This is the Google Analytics default model and the one anyone who takes Google Analytics data as is will be employing. This is much like last click except that if the last click was direct (someone typing your web address into their browser or visiting you from a bookmark saved in their browser) then it will attribute the transaction value to the interaction before this.
With first click attribution modelling, 100% of the value of a conversion or sale is attributed to the user’s first interaction with your website. This means all of the credit it given to the channel through which a user first discovered you, even if that user didn’t convert on their first visit and converted on a later visit. The channel through which a customer finds you is hugely valuable and it’s likely that sales from subsequent visits would never have happened without this first interaction.
Although there’s no denying the importance of the first interaction for those whose focus is marketing to acquire new customers, the interactions in the journey are critical too. For those whose marketing focusses on achieving more sales from existing customers, first interaction is likely to offer less value than other models.
With linear attribution modelling, the value of the conversion is split equally between all interactions along the journey. So for a 2 interaction journey, both touch points will receive 50% of the value or for a 5 interaction journey, each touch point will be credited with 20% of the conversion value. This is a decent model for those whose marketing efforts place equal emphasis on new customer attribution as on achieving sales from an existing customer set.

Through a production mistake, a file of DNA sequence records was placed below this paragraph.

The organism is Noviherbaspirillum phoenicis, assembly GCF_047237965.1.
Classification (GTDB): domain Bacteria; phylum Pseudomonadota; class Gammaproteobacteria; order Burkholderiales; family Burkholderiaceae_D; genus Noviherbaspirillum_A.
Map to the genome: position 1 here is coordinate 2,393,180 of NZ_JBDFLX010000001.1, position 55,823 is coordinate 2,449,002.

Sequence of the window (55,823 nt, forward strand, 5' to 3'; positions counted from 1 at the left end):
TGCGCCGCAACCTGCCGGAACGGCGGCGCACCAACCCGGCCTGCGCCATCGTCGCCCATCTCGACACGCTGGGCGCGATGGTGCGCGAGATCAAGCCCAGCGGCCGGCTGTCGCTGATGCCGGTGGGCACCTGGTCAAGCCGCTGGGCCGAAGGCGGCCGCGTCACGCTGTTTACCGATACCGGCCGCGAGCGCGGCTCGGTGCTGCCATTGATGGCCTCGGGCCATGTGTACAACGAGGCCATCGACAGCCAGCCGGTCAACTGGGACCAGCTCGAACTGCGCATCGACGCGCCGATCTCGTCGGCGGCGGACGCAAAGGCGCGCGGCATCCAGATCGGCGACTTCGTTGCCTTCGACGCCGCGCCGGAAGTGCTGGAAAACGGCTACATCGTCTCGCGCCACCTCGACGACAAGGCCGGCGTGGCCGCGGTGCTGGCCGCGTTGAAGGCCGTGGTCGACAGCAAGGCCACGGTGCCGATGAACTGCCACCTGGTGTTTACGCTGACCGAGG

With time decay attribution modelling, the credit is distributed based on how close to the sale the interaction was. So, for example, interactions on the day of the sale will have more credit than interactions a week before the day of the sale.
Position based modelling is something of a cross between first interaction and last interaction modelling. It lets you place emphasis on first and last and less value on mid journey interactions. This might mean you split the credit 50/50 between the first and last or that you give first and last 40% each and split the rest between the middle interactions.
You’ve also got the ability within the Google Analytics Attribution Modelling tool to create custom models. One that I’ve created for one of our clients for example I’ve dubbed ‘Emphasis First Click,’ where I’ve set it so that the first click is always given twice the value of the subsequent clicks. But the custom model is where you can set something up based specifically on your business goals and what you need to know about the performance of your marketing channels.
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About the Author
Stacey joined us in 2009 as a junior copywriter; now she's a recognised figure on the global speaking circuit, having wowed audiences in the UK, Europe and US - including at MozCon 2014. She leads our search team and works with clients to deliver high-level campaign strategies.Visit Stacey's Page